Using bright sunshine at low-elevation angles to compile an historical record of the effect of aerosol on incoming solar radiation

Research output: Contribution to journalArticle

Authors

Colleges, School and Institutes

Abstract

In seeking an indicator of multi-decadal aerosol effects on incoming solar radiation, the: records of bright sunshine from a standard meteorological instrument, the Campbell-Stokes sunshine recorder, have been examined using two new metrics: (i) the frequency o 'burn' for solar elevation angles below 2 degrees, (ii) an efficiency of 'burn' measure at low-elevation angles. Proof-of-concept results from a site in north-west England, U.K., show signals in the relevant bright sunshine record consistent with known events of volcanic injection into the stratosphere, and with a brightening in the last decade compared with the 1970s. This brightening is consistent with regional surface air-pollution records and if most evident in winter - suggesting that it is due to a reduction of particulate emissions from space heating. Between the late 1970s and early 2000s, there was a nearly four-fold increase in the number of evenings and mornings around the solstices that recorded bright sunshine at elevation angles below 2 degrees. Current meteorological practice assumes bright sunshine will not be recorded below 3 degrees, and could therefore need amending. The method avoids the need for high-frequency cloud-cover data by normalising low-elevation sunshine against daily sunshine totals. This makes the method applicable at a much widen range of meteorological observation sites. Because of the extensive past use of Campbell-Stokes recorders, the method opens the possibility of generating a new archive of airborne particulate changes based on the attenuation of direct insolation at low-elevation angles (C) 2008 Elsevier Ltd. All rights reserved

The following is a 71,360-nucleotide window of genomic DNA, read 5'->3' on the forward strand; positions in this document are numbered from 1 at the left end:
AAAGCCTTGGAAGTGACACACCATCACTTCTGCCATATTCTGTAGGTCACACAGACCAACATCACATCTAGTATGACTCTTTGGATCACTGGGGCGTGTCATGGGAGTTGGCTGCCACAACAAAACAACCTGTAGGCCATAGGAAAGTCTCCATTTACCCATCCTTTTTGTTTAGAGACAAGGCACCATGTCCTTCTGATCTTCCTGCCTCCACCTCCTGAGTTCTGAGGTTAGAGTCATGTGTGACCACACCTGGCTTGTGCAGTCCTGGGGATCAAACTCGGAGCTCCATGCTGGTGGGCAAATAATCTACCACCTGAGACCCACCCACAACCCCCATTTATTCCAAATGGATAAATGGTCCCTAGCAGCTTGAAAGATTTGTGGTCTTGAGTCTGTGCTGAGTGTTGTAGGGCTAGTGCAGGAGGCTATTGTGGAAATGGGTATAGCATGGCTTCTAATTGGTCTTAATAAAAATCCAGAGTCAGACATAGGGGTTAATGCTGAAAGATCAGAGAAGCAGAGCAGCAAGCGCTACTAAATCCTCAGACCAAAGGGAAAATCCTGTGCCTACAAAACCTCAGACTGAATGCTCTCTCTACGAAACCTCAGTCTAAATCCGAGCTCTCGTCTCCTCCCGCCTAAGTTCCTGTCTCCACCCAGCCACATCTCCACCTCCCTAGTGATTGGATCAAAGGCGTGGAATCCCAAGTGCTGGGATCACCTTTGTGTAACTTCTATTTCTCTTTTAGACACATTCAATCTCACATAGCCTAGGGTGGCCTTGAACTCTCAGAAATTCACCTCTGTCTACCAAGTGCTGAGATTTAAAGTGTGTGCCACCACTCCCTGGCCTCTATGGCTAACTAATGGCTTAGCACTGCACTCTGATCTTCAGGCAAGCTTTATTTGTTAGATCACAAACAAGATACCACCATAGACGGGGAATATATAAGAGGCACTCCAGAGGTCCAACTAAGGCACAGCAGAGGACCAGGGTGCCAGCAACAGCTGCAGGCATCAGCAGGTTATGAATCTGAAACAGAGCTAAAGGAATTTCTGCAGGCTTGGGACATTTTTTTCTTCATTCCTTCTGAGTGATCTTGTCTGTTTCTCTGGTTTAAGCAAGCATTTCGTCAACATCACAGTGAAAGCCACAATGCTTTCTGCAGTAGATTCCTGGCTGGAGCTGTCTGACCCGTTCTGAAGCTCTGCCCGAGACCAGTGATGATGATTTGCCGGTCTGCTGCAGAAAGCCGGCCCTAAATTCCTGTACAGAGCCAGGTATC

Details

Original languageEnglish
Pages (from-to)7600-7610
Number of pages11
JournalAtmospheric Environment
Volume42
Issue number33
Publication statusPublished - 1 Oct 2008

Keywords

  • Aerosol, Particulate pollution, Sunshine recorder, Global dimming/brightening